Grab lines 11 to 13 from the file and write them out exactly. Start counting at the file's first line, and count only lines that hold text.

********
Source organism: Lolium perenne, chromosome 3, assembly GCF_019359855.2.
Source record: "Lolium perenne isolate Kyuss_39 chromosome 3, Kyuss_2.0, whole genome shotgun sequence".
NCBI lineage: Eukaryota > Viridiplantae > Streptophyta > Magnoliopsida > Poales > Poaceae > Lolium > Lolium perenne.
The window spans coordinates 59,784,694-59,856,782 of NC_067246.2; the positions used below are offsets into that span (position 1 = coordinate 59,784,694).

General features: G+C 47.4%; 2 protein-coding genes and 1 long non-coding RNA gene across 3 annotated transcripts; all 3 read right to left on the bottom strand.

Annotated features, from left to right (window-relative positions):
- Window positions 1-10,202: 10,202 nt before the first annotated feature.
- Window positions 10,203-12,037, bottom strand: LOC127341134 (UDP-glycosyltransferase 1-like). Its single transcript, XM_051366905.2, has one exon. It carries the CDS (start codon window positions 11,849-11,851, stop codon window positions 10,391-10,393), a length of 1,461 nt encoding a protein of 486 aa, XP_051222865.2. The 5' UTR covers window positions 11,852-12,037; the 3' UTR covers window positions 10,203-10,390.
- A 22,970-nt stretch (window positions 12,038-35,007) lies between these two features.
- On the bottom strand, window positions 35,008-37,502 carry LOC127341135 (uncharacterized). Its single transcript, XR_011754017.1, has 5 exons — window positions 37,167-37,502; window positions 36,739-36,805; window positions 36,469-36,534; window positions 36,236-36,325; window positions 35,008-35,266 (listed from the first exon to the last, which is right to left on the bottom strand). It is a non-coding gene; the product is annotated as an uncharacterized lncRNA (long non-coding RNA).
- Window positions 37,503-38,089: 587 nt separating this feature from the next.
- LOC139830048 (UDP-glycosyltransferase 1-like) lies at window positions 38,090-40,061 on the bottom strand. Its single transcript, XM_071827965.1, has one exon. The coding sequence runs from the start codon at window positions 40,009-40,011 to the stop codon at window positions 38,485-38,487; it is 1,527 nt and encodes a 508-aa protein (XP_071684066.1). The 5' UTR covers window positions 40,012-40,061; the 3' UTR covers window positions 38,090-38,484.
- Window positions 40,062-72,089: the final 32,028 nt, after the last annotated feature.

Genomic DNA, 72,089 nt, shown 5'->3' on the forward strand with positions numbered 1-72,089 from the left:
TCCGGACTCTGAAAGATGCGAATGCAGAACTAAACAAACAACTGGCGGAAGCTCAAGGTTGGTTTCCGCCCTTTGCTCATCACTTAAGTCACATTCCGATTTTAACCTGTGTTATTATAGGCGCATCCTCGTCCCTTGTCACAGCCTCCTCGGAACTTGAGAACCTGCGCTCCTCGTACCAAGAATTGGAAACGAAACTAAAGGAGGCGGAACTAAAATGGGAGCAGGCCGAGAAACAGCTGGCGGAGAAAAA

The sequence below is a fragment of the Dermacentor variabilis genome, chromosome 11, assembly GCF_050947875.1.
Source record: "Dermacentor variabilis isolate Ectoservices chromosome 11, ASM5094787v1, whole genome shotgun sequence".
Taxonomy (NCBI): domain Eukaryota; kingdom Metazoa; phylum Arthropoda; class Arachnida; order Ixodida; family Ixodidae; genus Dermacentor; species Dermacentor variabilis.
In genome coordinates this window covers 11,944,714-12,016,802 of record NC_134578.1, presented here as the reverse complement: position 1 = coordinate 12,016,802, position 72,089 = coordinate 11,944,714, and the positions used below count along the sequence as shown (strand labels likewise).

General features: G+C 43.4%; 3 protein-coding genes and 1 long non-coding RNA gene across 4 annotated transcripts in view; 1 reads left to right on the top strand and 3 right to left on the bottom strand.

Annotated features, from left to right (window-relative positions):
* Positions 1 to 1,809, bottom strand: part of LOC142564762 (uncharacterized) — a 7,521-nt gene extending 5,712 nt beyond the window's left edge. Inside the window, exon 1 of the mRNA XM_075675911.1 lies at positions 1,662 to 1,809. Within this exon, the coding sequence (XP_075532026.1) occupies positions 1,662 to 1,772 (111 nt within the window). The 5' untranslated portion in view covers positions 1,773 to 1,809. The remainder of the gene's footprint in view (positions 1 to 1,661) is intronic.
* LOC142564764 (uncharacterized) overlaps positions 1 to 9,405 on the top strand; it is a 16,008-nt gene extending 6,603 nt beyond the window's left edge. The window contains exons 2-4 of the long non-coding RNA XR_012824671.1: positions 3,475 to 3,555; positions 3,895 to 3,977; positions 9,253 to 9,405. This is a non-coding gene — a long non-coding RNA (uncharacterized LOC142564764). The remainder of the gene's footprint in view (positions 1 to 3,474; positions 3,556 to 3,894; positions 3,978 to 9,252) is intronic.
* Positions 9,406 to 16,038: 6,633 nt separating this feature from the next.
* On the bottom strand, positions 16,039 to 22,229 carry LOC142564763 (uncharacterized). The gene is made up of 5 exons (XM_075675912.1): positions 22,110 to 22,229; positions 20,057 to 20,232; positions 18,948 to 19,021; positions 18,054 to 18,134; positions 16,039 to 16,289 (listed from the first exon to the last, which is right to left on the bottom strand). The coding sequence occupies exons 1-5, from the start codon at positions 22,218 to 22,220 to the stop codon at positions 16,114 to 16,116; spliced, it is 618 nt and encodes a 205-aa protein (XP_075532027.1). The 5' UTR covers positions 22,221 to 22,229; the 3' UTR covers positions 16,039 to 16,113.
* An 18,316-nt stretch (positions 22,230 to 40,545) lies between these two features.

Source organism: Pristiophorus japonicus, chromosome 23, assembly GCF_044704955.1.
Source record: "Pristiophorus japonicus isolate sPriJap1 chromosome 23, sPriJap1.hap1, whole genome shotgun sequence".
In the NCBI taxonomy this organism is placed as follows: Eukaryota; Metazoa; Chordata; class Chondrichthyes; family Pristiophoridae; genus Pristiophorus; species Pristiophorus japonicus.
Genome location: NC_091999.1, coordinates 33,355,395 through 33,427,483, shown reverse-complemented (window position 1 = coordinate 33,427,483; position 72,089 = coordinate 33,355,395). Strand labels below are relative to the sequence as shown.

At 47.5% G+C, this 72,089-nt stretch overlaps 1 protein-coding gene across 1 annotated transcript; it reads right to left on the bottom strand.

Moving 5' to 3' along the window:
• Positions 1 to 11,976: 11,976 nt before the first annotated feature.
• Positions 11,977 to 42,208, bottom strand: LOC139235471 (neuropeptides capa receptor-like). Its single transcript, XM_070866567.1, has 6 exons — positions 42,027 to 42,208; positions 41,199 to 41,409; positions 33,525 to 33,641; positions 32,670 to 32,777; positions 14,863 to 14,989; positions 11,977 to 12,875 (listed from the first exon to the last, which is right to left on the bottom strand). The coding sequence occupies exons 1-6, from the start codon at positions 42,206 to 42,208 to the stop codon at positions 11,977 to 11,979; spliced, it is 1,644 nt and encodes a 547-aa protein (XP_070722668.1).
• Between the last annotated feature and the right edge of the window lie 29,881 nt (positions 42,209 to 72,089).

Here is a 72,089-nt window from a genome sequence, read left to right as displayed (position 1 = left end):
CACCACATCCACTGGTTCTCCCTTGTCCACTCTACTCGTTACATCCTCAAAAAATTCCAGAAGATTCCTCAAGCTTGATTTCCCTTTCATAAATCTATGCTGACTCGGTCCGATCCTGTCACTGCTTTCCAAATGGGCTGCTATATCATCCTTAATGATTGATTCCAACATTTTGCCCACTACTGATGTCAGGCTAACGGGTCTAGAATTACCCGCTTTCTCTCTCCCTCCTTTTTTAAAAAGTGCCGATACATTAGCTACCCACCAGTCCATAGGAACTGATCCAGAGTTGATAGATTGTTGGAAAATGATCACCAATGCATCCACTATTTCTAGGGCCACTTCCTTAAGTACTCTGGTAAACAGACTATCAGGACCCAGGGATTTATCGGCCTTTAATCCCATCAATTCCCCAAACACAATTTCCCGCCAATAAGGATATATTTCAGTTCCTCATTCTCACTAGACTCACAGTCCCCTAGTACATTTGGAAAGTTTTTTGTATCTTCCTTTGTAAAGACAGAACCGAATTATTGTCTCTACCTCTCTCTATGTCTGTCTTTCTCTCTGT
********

- Window positions 37,503-38,089: 587 nt separating this feature from the next.
- LOC139830048 (UDP-glycosyltransferase 1-like) lies at window positions 38,090-40,061 on the bottom strand. Its single transcript, XM_071827965.1, has one exon. The coding sequence runs from the start codon at window positions 40,009-40,011 to the stop codon at window positions 38,485-38,487; it is 1,527 nt and encodes a 508-aa protein (XP_071684066.1). The 5' UTR covers window positions 40,012-40,061; the 3' UTR covers window positions 38,090-38,484.
- Window positions 40,062-72,089: the final 32,028 nt, after the last annotated feature.